Air Force Bases

RT-21 (SS-16 Sinner) Russian Intercontinental Ballistic Missile

Four new missile systems were in flight test in the early 1970s, all embodying completely new techniques and much more "unstoppable" than their predecessors, and all were times to reach IOC in 1975. Of these SS-16 (then called SSX-16, because of its development status) is the only one with solid propulsion. It is universally regarded as a much superior replacement for SS-13, similar in size (the DoD said it is "slightly smaller" but the Pentagon artwork and the desk-top models show it rather larger) but with such superior motor performance as to give greater range despite a considerably heavier warhead. Until mid-1978 all operational SS-16s were believed to carry a single warhead, with yield estimated at 1.5-2 megatons, but from the early test period this missile was known to have a computer-controlled "dispensing bus" able to release MIRVs sequentially on to widely separated targets.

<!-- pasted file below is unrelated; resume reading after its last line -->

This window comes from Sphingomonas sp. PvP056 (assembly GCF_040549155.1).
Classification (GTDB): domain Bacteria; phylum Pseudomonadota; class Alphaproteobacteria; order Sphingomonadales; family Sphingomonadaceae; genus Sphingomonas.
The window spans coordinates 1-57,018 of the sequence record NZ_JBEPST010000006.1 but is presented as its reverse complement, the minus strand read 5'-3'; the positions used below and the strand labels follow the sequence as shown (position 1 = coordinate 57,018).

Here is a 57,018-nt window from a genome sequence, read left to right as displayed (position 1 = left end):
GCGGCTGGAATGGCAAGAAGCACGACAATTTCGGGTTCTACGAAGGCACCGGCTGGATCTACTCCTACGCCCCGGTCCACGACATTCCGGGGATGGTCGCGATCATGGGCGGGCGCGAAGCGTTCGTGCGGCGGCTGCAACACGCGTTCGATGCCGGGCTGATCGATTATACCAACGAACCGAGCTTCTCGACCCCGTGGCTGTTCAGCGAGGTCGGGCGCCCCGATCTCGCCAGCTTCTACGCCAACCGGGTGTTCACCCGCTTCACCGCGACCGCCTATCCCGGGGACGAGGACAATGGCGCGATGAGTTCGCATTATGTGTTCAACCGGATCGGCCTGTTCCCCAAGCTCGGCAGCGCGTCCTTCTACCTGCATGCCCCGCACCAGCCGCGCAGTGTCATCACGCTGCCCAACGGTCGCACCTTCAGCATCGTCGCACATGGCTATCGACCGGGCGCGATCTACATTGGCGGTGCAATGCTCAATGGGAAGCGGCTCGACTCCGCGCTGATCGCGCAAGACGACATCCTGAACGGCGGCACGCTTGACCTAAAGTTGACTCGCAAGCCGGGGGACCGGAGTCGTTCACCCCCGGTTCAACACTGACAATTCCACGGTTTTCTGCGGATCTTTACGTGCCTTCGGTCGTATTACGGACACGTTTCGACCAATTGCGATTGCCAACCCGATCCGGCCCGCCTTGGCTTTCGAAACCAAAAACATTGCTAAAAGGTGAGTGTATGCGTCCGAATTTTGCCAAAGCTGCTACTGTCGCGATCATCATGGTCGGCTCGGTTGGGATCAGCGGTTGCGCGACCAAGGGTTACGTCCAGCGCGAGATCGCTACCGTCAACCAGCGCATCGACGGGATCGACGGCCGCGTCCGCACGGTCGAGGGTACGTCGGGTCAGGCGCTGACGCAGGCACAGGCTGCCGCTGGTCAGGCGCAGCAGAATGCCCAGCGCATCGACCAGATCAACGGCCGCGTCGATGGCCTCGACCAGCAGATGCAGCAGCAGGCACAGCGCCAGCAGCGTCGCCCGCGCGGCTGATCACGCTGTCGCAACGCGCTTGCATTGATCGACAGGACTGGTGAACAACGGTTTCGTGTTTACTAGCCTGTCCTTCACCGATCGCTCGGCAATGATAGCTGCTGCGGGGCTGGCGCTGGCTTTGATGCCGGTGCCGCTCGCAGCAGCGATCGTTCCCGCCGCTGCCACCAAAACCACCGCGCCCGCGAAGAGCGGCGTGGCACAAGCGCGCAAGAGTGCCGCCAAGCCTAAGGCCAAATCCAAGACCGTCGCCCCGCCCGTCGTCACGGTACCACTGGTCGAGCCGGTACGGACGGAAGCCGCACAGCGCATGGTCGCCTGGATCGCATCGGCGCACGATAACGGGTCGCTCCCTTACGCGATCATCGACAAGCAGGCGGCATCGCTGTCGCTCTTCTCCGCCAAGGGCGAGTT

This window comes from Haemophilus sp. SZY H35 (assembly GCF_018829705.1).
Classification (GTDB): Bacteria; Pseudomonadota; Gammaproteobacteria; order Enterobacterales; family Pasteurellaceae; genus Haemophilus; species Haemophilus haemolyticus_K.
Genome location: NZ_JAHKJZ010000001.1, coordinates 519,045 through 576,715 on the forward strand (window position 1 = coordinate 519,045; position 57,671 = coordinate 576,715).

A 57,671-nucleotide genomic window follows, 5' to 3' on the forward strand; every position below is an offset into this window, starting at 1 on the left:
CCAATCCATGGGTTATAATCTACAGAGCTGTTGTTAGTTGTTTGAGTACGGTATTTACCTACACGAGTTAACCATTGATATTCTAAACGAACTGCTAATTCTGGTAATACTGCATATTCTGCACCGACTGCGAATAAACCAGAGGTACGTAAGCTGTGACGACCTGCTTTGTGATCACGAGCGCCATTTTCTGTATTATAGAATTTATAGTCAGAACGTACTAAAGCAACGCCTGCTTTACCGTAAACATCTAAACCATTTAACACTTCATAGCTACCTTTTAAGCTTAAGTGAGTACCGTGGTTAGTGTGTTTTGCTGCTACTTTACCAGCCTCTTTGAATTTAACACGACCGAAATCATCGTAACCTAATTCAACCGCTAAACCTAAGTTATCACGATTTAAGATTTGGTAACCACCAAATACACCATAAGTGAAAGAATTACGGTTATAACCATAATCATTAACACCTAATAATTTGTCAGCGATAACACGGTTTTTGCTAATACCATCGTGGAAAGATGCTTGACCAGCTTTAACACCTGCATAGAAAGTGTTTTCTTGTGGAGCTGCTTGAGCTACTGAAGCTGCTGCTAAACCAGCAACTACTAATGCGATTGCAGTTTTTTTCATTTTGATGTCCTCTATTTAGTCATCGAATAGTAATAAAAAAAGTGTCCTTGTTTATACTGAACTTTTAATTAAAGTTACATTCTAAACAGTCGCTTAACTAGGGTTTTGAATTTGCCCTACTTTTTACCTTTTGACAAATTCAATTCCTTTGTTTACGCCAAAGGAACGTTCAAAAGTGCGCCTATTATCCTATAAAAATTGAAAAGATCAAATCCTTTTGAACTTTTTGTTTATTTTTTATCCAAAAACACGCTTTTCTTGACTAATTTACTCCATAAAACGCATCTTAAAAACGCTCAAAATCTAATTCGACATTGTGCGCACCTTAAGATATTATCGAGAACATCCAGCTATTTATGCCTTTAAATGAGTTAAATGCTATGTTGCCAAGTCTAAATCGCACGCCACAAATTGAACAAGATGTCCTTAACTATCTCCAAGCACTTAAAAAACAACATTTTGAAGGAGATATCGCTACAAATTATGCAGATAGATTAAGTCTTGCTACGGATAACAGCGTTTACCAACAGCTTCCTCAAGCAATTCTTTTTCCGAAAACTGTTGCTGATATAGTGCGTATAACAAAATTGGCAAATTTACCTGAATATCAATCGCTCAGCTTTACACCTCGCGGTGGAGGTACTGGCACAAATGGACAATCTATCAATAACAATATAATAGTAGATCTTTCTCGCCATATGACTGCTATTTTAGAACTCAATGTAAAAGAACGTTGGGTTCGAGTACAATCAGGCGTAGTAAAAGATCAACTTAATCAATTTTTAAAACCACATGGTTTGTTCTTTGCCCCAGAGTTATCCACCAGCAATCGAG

A three-stage missile, SS-16 has multiple (probably quad) nozzles and used the traditional hot launch technique. It is suitably configured for either silo or mobile deployment, and there is every reason for assuming that the Soviet Union tested a transport/erector suitable for such formidable missiles as SS-16 and possibly even larger weapons. In mid-1978 this missile was at last reported to have been deployed; previously the DoD view was that it had been manufactured in quantity and stored, possibly together with complete mobile weapon systems so that if politically desirable it could be put into large-scale service very rapidly. There were indication that all 60 SS-13 silos were receiving SS-16s. Its two upper stages are used as the mobile SS-20.

RT-21 (SS-16 Sinner) Russian-Soviet Intercontinental Ballistic Missile